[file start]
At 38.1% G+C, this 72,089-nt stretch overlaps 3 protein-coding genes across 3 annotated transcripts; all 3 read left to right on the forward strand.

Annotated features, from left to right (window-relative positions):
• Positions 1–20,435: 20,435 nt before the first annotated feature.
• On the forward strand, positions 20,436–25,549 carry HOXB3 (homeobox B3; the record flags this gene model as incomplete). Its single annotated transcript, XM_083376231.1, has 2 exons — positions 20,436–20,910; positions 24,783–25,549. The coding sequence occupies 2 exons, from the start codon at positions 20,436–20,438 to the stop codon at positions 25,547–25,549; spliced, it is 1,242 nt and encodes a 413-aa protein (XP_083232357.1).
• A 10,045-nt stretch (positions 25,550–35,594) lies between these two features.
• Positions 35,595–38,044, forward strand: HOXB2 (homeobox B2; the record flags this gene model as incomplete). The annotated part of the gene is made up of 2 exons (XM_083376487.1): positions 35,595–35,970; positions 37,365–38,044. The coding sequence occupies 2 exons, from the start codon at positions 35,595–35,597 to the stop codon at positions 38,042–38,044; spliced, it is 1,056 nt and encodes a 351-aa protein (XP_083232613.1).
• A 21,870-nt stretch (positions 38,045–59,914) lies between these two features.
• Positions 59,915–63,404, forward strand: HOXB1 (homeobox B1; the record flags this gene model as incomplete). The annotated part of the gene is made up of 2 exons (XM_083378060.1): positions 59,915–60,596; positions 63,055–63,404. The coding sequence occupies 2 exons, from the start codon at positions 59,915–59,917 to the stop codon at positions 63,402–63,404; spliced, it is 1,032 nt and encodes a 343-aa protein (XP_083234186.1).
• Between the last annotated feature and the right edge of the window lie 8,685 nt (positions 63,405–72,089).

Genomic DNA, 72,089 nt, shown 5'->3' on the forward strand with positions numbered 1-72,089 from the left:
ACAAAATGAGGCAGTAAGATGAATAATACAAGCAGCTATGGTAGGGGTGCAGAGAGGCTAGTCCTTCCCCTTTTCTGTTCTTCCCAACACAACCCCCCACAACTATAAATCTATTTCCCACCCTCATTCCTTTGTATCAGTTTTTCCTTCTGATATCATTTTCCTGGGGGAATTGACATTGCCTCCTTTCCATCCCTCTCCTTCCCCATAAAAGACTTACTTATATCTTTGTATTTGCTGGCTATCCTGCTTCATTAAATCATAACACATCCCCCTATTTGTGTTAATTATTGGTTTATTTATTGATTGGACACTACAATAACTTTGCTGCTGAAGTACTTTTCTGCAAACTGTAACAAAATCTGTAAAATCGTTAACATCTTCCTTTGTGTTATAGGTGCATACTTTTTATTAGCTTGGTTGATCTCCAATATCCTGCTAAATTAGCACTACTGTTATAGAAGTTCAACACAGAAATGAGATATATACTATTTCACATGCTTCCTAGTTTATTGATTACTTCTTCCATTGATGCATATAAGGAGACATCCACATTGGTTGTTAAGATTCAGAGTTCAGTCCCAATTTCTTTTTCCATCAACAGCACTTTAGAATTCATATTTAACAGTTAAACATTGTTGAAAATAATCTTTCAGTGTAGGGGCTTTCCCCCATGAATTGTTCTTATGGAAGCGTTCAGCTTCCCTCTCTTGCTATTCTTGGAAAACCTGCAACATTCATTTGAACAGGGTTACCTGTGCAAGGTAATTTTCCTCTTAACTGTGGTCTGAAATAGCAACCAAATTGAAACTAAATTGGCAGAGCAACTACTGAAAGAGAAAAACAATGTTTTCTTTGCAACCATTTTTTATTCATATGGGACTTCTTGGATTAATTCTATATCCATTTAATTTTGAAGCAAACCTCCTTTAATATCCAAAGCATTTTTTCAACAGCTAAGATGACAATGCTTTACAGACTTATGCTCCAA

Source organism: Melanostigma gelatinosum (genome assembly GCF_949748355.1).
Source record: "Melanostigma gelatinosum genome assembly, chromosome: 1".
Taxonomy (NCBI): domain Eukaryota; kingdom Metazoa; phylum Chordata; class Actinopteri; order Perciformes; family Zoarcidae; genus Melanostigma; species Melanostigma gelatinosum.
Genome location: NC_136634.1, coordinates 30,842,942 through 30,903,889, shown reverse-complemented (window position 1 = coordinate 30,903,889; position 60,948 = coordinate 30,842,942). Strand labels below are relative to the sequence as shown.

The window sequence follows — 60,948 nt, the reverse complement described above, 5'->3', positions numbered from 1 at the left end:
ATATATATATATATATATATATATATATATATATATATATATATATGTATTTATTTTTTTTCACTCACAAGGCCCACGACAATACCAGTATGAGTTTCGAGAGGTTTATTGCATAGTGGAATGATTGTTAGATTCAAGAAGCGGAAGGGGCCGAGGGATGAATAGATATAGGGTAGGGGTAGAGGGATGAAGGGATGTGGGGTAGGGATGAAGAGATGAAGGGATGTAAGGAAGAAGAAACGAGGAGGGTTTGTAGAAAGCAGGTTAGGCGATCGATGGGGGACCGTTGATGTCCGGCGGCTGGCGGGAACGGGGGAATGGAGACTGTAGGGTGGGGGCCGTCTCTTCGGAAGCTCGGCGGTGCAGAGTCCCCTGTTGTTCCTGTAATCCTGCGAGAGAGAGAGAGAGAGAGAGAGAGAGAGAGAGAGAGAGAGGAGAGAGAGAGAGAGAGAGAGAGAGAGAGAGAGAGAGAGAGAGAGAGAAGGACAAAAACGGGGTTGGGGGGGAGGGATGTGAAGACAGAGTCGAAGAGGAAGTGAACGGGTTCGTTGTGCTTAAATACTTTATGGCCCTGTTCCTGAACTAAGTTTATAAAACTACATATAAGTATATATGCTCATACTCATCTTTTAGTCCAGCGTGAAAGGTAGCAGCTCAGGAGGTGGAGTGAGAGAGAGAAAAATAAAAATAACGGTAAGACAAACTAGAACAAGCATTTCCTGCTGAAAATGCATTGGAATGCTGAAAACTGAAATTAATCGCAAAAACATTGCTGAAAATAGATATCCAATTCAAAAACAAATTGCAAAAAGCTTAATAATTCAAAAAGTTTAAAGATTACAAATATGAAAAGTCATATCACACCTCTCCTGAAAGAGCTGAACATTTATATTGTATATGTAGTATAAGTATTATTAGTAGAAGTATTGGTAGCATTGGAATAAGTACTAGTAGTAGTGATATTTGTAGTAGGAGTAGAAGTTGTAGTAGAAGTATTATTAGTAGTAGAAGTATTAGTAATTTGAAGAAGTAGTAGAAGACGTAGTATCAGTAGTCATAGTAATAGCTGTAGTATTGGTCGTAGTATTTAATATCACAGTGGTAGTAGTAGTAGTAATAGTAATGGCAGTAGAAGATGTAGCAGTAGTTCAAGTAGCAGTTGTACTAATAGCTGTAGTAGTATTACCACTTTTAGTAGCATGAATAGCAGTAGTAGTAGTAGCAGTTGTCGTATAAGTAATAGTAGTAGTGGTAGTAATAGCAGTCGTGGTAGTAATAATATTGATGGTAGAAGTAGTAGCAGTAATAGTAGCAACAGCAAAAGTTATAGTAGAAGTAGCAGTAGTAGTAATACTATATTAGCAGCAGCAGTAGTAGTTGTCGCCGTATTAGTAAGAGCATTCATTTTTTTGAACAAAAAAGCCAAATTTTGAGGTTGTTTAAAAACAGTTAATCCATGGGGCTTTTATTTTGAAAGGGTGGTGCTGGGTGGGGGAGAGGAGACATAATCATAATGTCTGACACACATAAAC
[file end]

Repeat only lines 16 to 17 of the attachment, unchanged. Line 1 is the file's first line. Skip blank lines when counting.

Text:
The window sequence follows — 60,948 nt, the reverse complement described above, 5'->3', positions numbered from 1 at the left end:
ATATATATATATATATATATATATATATATATATATATATATATATGTATTTATTTTTTTTCACTCACAAGGCCCACGACAATACCAGTATGAGTTTCGAGAGGTTTATTGCATAGTGGAATGATTGTTAGATTCAAGAAGCGGAAGGGGCCGAGGGATGAATAGATATAGGGTAGGGGTAGAGGGATGAAGGGATGTGGGGTAGGGATGAAGAGATGAAGGGATGTAAGGAAGAAGAAACGAGGAGGGTTTGTAGAAAGCAGGTTAGGCGATCGATGGGGGACCGTTGATGTCCGGCGGCTGGCGGGAACGGGGGAATGGAGACTGTAGGGTGGGGGCCGTCTCTTCGGAAGCTCGGCGGTGCAGAGTCCCCTGTTGTTCCTGTAATCCTGCGAGAGAGAGAGAGAGAGAGAGAGAGAGAGAGAGAGAGAGAGGAGAGAGAGAGAGAGAGAGAGAGAGAGAGAGAGAGAGAGAGAGAGAGAAGGACAAAAACGGGGTTGGGGGGGAGGGATGTGAAGACAGAGTCGAAGAGGAAGTGAACGGGTTCGTTGTGCTTAAATACTTTATGGCCCTGTTCCTGAACTAAGTTTATAAAACTACATATAAGTATATATGCTCATACTCATCTTTTAGTCCAGCGTGAAAGGTAGCAGCTCAGGAGGTGGAGTGAGAGAGAGAAAAATAAAAATAACGGTAAGACAAACTAGAACAAGCATTTCCTGCTGAAAATGCATTGGAATGCTGAAAACTGAAATTAATCGCAAAAACATTGCTGAAAATAGATATCCAATTCAAAAACAAATTGCAAAAAGCTTAATAATTCAAAAAGTTTAAAGATTACAAATATGAAAAGTCATATCACACCTCTCCTGAAAGAGCTGAACATTTATATTGTATATGTAGTATAAGTATTATTAGTAGAAGTATTGGTAGCATTGGAATAAGTACTAGTAGTAGTGATATTTGTAGTAGGAGTAGAAGTTGTAGTAGAAGTATTATTAGTAGTAGAAGTATTAGTAATTTGAAGAAGTAGTAGAAGACGTAGTATCAGTAGTCATAGTAATAGCTGTAGTATTGGTCGTAGTATTTAATATCACAGTGGTAGTAGTAGTAGTAATAGTAATGGCAGTAGAAGATGTAGCAGTAGTTCAAGTAGCAGTTGTACTAATAGCTGTAGTAGTATTACCACTTTTAGTAGCATGAATAGCAGTAGTAGTAGTAGCAGTTGTCGTATAAGTAATAGTAGTAGTGGTAGTAATAGCAGTCGTGGTAGTAATAATATTGATGGTAGAAGTAGTAGCAGTAATAGTAGCAACAGCAAAAGTTATAGTAGAAGTAGCAGTAGTAGTAATACTATATTAGCAGCAGCAGTAGTAGTTGTCGCCGTATTAGTAAGAGCATTCATTTTTTTGAACAAAAAAGCCAAATTTTGAGGTTGTTTAAAAACAGTTAATCCATGGGGCTTTTATTTTGAAAGGGTGGTGCTGGGTGGGGGAGAGGAGACATAATCATAATGTCTGACACACATAAAC